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Are QB Salaries Tied To Super Bowl Success?

  • Carmen Vitali
  • June 2, 2022
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Are you an NFL quarterback? Do you want to win, or even go to, a Super Bowl?

Well, you better take a pay cut.

I’ve had this theory for a while, as I’m sure many others have, given it’s certainly not a new sentiment. The more you pay a quarterback, the less you have to spend on the rest of the team, which in turn dictates talent and therefore correlates to success.

It makes sense, right? We’ve seen players themselves buy into this sentiment, restructuring contracts and even taking pay cuts for the ‘benefit of the team’. Tom Brady comes to mind on multiple occasions.

But was it more team/player speak? Meant to progress the team-first narrative of the ultimate team sport. Or was this actually the case?

I looked it up so you don’t have to and sure enough, it’s real.

In the last decade, no Super Bowl-winning quarterback was among the top three highest-paid quarterbacks in the preceding season. In fact, only one quarterback that even reached the Super Bowl in that time period fell into that category. 

Using data on cap hits via, I went through every Super Bowl matchup dating back to 2012 and cross-referenced it with the three highest-paid quarterbacks that season. I not only proved that the theory of signal-caller salaries being inversely related to overall team success is true, but I also found a few surprises along the way. 

For instance, last year, the Seahawks’ Russell Wilson had the highest cap hit at $32 million. Seattle finished 7-10 and at the bottom of the NFC West, watching the division-rival Rams hoist the Lombardi Trophy from home.

In 2018, when Jared Goff and the Los Angeles Rams went toe-to-toe with Brady’s Patriots in an underwhelming Super Bowl, Jimmy Garoppolo in San Francisco had the highest cap hit with $37 million. San Francisco went 4-12.

Then there’s 2011. Where Mark Sanchez was the league’s highest-paid quarterback, ahead of Peyton Manning with the Colts and Drew Brees with the Saints. The Jets finished 8-8 that year.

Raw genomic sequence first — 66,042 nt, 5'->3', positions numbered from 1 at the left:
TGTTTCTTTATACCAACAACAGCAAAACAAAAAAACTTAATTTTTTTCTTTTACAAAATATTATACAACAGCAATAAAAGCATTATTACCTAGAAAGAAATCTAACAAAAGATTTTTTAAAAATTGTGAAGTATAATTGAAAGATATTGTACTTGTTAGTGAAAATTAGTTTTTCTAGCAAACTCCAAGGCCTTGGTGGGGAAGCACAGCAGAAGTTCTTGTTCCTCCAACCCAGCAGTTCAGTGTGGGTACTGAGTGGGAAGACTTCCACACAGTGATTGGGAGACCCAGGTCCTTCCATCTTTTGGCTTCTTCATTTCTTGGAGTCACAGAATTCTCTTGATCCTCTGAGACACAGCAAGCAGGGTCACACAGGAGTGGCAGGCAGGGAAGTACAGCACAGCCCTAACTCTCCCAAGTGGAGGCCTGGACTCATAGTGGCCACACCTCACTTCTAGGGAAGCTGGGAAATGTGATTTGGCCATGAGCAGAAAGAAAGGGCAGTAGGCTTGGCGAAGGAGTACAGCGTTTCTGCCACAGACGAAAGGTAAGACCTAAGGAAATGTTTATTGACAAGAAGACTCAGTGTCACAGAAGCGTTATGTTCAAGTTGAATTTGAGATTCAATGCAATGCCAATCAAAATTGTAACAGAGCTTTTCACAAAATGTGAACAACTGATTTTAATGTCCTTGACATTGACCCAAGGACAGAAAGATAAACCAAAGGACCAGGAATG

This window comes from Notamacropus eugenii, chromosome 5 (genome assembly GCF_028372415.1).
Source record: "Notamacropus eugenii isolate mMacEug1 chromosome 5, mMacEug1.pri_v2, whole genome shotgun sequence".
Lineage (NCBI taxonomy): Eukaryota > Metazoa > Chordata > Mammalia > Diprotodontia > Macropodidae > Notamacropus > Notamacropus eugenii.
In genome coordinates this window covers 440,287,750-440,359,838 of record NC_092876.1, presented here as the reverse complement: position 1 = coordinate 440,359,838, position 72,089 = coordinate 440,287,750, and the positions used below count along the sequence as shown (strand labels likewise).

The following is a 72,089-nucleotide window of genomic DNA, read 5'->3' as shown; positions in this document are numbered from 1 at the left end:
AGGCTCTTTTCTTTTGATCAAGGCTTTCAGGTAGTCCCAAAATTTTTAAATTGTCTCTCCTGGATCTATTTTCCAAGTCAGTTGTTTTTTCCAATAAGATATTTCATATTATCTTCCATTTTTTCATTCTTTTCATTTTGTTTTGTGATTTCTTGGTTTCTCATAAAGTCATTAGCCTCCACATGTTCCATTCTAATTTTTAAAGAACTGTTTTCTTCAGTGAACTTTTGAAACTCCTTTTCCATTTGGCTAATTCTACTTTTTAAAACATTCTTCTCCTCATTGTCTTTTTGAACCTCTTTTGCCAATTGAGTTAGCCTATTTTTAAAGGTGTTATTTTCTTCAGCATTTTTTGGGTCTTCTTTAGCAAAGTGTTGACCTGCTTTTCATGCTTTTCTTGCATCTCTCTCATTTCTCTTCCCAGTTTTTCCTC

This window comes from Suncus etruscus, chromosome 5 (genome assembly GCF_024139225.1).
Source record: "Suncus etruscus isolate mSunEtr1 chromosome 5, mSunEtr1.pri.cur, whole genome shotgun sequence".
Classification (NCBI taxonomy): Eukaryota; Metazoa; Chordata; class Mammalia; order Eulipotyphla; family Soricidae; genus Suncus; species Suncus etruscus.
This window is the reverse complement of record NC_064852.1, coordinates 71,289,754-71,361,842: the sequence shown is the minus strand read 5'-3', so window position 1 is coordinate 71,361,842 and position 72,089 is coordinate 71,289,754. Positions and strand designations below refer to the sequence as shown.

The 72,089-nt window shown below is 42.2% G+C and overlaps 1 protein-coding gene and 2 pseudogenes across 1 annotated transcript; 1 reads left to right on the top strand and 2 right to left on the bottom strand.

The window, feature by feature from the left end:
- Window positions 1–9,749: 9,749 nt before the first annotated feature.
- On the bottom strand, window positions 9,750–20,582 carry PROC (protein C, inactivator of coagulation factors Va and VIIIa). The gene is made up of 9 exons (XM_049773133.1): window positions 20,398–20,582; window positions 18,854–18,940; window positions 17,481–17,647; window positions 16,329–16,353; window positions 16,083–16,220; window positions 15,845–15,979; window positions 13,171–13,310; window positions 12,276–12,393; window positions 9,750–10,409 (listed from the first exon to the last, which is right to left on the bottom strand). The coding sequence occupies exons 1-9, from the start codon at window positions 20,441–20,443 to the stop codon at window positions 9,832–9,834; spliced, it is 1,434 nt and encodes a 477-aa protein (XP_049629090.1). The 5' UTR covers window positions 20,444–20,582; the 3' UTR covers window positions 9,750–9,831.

Kirk Cousins has made the most appearances as of late, and the results are all over the place. He has been in the top three thrice in the last five years: 2021, 2019 and 2017. In 2021, he and the Vikings went 8-9, a losing record. But in 2019, they went 10-6 and went to the playoffs. In 2017, Cousins was a member of that team in Washington and finished 7-9, for another losing record. His record as a quarterback (which is of debatable significance) is 59-59-2. Yet he’s routinely one of the highest-paid and takes up the lion’s share of his team’s cap. 

Kudos to his agent, I guess.

The only outlier is Matt Ryan, when he had the third-highest cap hit in the league during the 2016 season. He went to the Super Bowl that year… only for the Falcons to blow a 28-3 lead to Brady’s Patriots.

In most other instances, it may not even be enough to say you won’t reach the Super Bowl with a top-paid quarterback. You may not even have a winning record. Or at least, the odds seem against you. But again, it makes sense. If you’re going to call football the ultimate team sport, you need talent all across the team. And in a league with a hard salary cap, if you have one player taking up a majority of the share, you have less money to draw said talent. 

Now, as of late, it seems ‘creative’ accounting has become more prevalent in the NFL. And while the rise in voidable years to lessen cap hits doesn’t seem to be spilling over to quarterbacks, it does mean you can get talent at other positions that don’t count as heavily against the cap. That will be something to keep an eye on in the coming years.

Going into 2022, the quarterback with the highest cap hit is Tennessee’s Ryan Tannehill, at $38.6 million. He’s followed by Mahomes at $35.79 million and Cousins (yes, again) at $31.42 million. 

Could this be the year that bucks the trend?

To view my full list of findings in the last decade, see below:

NFL Quarterback Cap Hits


Super Bowl 56: Rams vs. Bengals (Stafford vs. Burrow)

Top 3: 

Wilson ($32M)

Cousins ($31.16M)

Rodgers ($27.07M)


Super Bowl 55: Chiefs vs. Bucs (Mahomes vs. Brady)

Top 3:

Dak ($31.41M)

Wilson ($31M)

Goff ($28.8M)


Chiefs vs. 49ers (Mahomes vs. Garoppolo)

Top 3:

Stafford ($30.7M)

Rodgers ($29.35M)

Cousins ($29M)


Patriots vs. Rams (Brady vs. Goff)

Top 3:

Garoppolo ($37M)

Stafford ($26.5M)

Carr ($25M)


Eagles vs. Patriots (Foles vs. Brady)

Top 3:

Flacco ($24.5M)

Palmer ($24.13M)

Cousins (WAS) ($23.94)


Patriots vs. Falcons (Brady vs. Ryan)

Top 3:

(Eli) Manning ($24.2M)

Roethlisberger ($23.95M)

Ryan ($23.75M)


Broncos vs. Panthers (Peyton Manning vs. Newton)

Top 3:

Brees ($23.8M)

Rivers ($21.17M)

Ryan ($19.5M)


Patriots vs. Seahawks (Brady vs. Wilson)

Top 3:

(Eli) Manning ($20.4M)

Roethlisberger ($18.9M)

Cutler ($18.5M)


Seahawks vs. Broncos (Wilson vs. Peyton Manning)

Top 3:

Eli Manning ($20.85M)

Stafford ($17.82M)

(Peyton) Manning (DEN) ($17.5M)


Ravens vs. 49ers (Flacco vs. Kaepernick)

Top 3:

Peyton Manning (DEN) ($18M)

Bradford ($15.6M)

Rivers ($15.31M)


Giants vs. Patriots (Eli Manning vs. Brady)

Top 3:

Sanchez ($17.23M)

Peyton Manning ($16M) 

Brees ($14.98)

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Written By

Carmen Vitali